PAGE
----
Cloudy? Why Sun Safety Is Still Important & How to Protect Yourself

Picture this: it’s a warm, summer day. The sky is overcast with clouds, making the relatively high temperature feel much more tolerable. You decide to take advantage of the shade from the clouds and go for a walk.

Do you still need sunscreen even though the sun is being blocked by the clouds?

The short and absolute answer: YES!

Many people get into the habit of only using sunscreen when they plan to go to the beach or lay out by the pool for a few hours. While this is absolutely necessary, it is important to remember that there are many other instances where you should still be applying sunscreen! Even smaller intervals of daily exposure can add up. Think – walking your dog, driving to work, going on a picnic in the fall, snowboarding in the winter… these are all instances where sunscreen is still important.

So, even if it is cloudy out, sunscreen is still necessary. In fact, according to the American Academy of Dermatology, even on cloudy days, up to 80% of the sun’s harmful UV rays can still penetrate your skin.

The type of sunscreen is also important. The American Academy of Dermatology recommends choosing a sunscreen that offers the following:

  • Broad-spectrum protection (meaning it protects against UVA and UVB rays)
  • SPF 30+
  • Water resistance

Once you choose a sunscreen, be sure to wear it daily. It takes about 15 minutes for your skin to absorb sunscreen, so apply it prior to going outside. Reapply it every two hours or immediately after swimming or sweating. It’s important to protect all bare skin – don’t forget the tops of your feet, your ears, your scalp, etc. When possible, it’s recommended to wear a wide-brimmed hat and cover your skin (e.g., if it’s warm out, wear a lightweight long-sleeved shirt and pants). Wear a lip balm with a SPF of at least 15 to protect your lips and UV-blocking sunglasses to protect your eyes.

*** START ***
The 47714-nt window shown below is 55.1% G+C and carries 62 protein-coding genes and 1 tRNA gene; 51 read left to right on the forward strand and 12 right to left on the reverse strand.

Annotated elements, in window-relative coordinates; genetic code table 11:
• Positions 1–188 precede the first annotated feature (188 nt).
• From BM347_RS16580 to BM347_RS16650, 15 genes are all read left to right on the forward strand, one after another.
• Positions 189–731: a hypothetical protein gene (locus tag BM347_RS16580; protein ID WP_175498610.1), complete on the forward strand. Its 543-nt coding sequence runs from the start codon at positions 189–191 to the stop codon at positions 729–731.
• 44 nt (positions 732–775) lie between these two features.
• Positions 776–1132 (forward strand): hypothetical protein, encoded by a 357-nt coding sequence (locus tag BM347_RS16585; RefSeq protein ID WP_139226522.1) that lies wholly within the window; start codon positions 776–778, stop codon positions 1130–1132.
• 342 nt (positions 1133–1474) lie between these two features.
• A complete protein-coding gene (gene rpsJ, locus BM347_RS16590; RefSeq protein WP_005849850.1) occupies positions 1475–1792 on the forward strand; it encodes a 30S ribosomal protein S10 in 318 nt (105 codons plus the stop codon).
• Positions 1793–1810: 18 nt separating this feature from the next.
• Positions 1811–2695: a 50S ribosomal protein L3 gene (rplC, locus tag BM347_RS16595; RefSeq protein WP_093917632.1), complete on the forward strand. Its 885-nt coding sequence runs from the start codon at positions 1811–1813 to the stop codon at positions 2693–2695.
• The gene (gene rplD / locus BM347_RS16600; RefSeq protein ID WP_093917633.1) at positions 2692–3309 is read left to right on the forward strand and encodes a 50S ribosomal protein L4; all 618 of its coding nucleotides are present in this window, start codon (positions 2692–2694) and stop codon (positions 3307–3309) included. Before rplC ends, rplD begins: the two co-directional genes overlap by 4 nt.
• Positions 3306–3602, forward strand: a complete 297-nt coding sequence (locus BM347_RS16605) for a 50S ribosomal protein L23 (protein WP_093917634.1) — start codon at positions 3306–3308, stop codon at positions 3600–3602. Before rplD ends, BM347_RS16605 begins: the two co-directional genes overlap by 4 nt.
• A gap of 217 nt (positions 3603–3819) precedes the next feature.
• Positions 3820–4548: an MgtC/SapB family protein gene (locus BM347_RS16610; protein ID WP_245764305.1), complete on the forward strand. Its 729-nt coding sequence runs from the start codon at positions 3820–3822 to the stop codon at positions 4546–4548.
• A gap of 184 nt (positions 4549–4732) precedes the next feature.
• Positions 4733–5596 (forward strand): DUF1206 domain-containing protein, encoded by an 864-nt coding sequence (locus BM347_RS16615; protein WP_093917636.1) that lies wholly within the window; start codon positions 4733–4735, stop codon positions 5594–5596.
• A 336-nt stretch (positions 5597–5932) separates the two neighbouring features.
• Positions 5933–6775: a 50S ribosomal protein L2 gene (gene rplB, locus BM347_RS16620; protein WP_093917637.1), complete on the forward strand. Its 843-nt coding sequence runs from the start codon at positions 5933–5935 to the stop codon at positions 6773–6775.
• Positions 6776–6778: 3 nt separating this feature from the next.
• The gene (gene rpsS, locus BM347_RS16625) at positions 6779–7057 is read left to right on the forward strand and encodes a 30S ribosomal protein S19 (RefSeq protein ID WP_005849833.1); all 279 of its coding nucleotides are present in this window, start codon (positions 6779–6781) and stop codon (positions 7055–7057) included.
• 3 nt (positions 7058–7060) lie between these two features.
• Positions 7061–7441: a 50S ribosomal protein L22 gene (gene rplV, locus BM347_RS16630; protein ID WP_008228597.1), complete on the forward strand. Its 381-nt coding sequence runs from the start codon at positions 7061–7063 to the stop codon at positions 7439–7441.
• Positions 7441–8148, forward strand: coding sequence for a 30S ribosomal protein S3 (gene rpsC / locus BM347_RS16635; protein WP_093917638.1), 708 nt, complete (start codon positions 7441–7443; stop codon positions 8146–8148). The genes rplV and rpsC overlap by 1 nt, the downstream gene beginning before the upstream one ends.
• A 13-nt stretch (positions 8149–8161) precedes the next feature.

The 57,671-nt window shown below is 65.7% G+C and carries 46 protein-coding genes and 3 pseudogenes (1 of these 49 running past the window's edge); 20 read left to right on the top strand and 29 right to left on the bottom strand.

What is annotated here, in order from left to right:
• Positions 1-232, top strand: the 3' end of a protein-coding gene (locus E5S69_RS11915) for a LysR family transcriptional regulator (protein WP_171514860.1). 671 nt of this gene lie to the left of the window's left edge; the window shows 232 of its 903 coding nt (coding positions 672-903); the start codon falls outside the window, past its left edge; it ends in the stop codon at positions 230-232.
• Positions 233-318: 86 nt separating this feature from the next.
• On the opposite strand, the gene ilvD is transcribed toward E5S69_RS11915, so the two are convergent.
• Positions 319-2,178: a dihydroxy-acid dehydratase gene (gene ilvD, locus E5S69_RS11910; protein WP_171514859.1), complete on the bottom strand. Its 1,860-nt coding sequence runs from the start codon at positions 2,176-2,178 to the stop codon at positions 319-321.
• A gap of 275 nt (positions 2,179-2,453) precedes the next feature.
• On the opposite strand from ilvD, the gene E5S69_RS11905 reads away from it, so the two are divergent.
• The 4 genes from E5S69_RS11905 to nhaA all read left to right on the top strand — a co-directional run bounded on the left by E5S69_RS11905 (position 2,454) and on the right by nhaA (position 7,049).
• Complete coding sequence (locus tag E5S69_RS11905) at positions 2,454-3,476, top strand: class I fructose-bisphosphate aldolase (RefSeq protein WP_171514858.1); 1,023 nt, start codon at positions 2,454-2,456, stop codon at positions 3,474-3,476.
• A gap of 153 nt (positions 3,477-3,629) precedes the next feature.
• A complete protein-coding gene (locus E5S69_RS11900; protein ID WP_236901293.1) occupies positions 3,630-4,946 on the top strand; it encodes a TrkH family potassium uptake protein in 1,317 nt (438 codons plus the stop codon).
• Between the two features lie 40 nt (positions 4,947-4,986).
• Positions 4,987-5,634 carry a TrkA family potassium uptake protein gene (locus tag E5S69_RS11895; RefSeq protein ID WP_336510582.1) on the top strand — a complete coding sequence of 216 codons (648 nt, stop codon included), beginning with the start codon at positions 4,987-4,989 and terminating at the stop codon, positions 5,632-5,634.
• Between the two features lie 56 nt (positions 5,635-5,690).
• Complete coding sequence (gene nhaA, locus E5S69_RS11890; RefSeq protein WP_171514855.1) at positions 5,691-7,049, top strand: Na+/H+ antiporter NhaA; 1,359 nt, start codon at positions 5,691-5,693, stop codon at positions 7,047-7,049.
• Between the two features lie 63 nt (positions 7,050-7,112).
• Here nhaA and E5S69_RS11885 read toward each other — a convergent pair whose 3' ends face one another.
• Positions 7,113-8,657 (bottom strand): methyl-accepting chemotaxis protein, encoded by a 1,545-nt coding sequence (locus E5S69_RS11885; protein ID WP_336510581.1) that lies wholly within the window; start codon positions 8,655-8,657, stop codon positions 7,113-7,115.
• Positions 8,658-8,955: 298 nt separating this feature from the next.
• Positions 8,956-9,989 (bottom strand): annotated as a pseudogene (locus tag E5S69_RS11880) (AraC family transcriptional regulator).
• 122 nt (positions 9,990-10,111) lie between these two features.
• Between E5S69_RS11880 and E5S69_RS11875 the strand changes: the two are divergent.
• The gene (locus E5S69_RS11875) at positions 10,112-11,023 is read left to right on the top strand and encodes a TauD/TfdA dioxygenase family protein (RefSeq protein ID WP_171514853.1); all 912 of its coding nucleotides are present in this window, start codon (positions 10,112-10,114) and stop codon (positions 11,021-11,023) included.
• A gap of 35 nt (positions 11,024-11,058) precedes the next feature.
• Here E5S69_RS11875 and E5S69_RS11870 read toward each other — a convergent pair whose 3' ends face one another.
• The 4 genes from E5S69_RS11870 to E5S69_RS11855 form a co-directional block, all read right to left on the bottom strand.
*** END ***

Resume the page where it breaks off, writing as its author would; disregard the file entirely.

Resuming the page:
Although you should be wearing sunscreen daily, it is important to be extra cautious near reflective surfaces like water, snow, and sand. Seek shade whenever possible, especially between the hours of 10am and 2pm when the sun’s rays are the strongest.

Even when you protect your skin properly, it’s still important to check your body frequently to look out for any new or changing body marks. If you notice anything changing, see a board-certified dermatologist. If you’re predisposed to skin cancer, it might even be recommended to see a dermatologist annually for a body check. As always, consult with your doctor.



American Academy of Dermatology Association. (n.d.). Sunscreen FAQs. American Academy of Dermatology.

Centers for Disease Control and Prevention. (2023, April 21). Skin cancer. Centers for Disease Control and Prevention.

UV or Polarized? Conquer the Rays with the Right Shades. VSP Vision Care | Vision Insurance. (n.d.).


We want you to be well and to live your best life. The content in this blog is provided for the purposes to educate and entertain you: our very important reader. It is not intended as medical advice or as a substitute for medical advice from a trained healthcare professional.

If you have a medical condition or are under the care of a medical provider, please always seek the advice of a qualified medical professional before undertaking a new health care regimen. To that point, never disregard medical advice or delay treatment for a medical condition because of something you read on this site.

Listen to your care providers as they know you and your condition best. Thank you for reading!

The Team at BSDI

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